Amos and the ‘Church is Great Today’ Delusion

A friend of mine who lives in Darwin at the ‘Top End’ of Australia had in his back yard a very large and beautiful Mango tree, that is until the day he went outside only to find the tree crashed to the ground dead. The problem, one not unfamiliar to those who live in the tropics, was that the tree had been eaten away by white ants (termites). These creatures are insidious in that they do their work secretly and out of view. The white ants had been covertly eating away at the inside of the tree until eventually it had no strength to stand and crashed to the ground.  While the tree had stood there for years slowly getting larger and seeming healthy from the outside, inside it was seriously diseased.  I recount this story because it is somewhat analogous with many churches today and as such it can serve as a parable as to their health.

Most people think the main sign of a healthy church is a sizeable, even growing congregation on Sundays. In such congregations it is not uncommon to hear comments like ‘There’s a good crowd here again today’ or ‘We seem to be getting quite a few new people these days’. However, as they say-

We’ve seen this movie before!

It’s Sunday morning, church is in, quite a crowd. Some upbeat praise songs have been sung, some prayers said. The congregation waits for the sermon. It’s a visiting speaker today, a man from interstate who the authorities have tried to get banned because he tends to rock the boat. He stands and goes to the lectern and after a lengthy and pregnant silence he starts to speak.

“Hear this Word, this lament I have concerning you.

I hate! I despise your religious gatherings;
your church services are a stench to me.

Even though you give money in the offering plate, or on-line,
I will not accept it.
Though you give offerings for special causes and occasions,
I will have no regard for them.

Away with the noise of your praise songs!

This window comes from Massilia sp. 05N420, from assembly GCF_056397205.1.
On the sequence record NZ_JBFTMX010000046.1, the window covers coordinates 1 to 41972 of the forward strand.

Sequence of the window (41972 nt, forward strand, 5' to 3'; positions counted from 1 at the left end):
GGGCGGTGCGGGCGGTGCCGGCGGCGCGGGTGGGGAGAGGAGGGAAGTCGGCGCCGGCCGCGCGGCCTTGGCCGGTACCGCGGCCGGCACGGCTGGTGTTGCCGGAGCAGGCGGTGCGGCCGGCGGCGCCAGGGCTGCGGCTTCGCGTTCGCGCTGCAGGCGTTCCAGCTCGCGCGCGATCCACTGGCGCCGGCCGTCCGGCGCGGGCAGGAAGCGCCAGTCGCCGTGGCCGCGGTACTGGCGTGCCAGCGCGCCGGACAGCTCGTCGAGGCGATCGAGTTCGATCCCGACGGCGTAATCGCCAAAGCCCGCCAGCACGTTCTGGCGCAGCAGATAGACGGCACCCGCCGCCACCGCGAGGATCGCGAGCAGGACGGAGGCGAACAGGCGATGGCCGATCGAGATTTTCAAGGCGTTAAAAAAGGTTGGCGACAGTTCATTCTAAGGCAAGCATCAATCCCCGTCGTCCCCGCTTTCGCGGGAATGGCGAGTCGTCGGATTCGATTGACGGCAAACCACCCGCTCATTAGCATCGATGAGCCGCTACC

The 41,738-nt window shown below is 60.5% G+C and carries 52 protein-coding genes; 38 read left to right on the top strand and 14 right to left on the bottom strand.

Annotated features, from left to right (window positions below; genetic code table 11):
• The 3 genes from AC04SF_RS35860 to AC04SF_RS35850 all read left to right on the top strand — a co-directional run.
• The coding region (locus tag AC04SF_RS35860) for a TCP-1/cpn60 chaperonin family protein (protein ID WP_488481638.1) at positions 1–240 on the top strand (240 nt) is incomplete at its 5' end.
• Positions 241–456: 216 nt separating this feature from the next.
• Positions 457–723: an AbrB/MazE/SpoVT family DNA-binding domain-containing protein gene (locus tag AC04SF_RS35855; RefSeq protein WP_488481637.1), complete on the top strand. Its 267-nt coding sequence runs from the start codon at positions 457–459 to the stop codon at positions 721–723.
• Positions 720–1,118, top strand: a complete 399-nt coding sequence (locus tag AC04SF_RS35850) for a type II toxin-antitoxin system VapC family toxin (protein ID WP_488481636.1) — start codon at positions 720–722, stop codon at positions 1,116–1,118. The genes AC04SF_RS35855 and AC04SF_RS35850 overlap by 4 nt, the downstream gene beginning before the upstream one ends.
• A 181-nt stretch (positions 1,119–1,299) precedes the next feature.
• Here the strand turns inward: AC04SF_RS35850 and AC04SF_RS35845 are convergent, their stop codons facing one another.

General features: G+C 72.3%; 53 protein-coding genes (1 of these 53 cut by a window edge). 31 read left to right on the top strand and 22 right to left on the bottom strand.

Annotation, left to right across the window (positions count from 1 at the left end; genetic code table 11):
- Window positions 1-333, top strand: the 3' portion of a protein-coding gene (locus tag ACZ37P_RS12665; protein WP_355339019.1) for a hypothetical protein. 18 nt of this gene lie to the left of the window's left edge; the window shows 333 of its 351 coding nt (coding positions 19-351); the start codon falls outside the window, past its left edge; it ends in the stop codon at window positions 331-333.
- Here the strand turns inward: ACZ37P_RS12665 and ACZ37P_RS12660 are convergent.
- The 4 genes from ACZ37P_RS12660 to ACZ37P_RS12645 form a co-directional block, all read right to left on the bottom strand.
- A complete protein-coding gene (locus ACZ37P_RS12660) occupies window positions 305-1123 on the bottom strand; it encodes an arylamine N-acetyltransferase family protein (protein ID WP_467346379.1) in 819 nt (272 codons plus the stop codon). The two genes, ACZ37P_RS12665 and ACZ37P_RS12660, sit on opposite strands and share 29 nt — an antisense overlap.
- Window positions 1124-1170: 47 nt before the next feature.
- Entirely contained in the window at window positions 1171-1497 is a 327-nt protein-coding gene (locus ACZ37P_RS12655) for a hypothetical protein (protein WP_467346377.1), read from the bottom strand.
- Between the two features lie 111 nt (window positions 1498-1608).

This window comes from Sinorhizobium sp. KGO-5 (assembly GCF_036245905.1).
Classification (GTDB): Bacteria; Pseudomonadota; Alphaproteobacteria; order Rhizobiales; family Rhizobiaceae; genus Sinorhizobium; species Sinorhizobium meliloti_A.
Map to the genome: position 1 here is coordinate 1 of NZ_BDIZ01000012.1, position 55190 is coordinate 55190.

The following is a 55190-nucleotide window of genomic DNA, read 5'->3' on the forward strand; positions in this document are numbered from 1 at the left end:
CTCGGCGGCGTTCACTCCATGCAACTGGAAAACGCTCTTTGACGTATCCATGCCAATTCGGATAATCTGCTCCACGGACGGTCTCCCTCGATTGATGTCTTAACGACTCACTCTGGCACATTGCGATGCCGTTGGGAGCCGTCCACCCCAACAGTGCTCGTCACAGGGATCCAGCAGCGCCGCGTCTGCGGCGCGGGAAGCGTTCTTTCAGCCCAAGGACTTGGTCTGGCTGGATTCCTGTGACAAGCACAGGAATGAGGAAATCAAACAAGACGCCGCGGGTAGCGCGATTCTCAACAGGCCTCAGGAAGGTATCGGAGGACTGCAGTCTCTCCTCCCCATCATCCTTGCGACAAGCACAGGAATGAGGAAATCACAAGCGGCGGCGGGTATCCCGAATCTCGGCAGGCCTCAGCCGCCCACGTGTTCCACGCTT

I will not listen to the music of your keyboards, drums and guitars.

 But let justice roll on like a river,
righteousness like a never-failing stream!

Then the visiting preacher sits down.

Stony silence


Those of course are the words of God through the prophet Amos (with some modernising 21st century tweaks from me), delivered to the Jews of the northern kingdom of Israel in the 8th century BC (Amos 5:21-24).

Amos makes it quite clear that what God considers to be a healthy ‘church’ can be very different to how congregational members and church leaders might think. In fact, God is not necessarily impressed with ‘Quite a crowd of people here today’ thinking, or great music, slick services or special religious festivals.

So What Does God Want?

The answer to that question is given in one word – ‘Righteousness’ (v.24)

The problem was that Amos’ audience had forgotten that they only existed because God had saved them from slavery in Egypt and that He had formed them into a nation for HIS purpose. This purpose was to draw the pagan nations to Himself and to be His influence in the world, in fact to be agents of God’s righteousness (Jesus called it being Salt- Matthew 5:13). However, they had become afflicted with a spiritual Amnesia as to their reason for existence, a similar affliction to that we see in the western church today.

The reality was that their worship and spiritual life had become seriously infected by the ‘gods’ of the surrounding pagan culture and, while being highly ‘Religious’ in terms of ‘church’ services etc, they had forgotten the primary reason for their existence. Therefore God was not impressed, as is shown by His condemnation with words like ‘I hate and despise’ etc. That is, they were like my friend’s Mango tree, looking great on the outside but with a creeping sickness on the inside.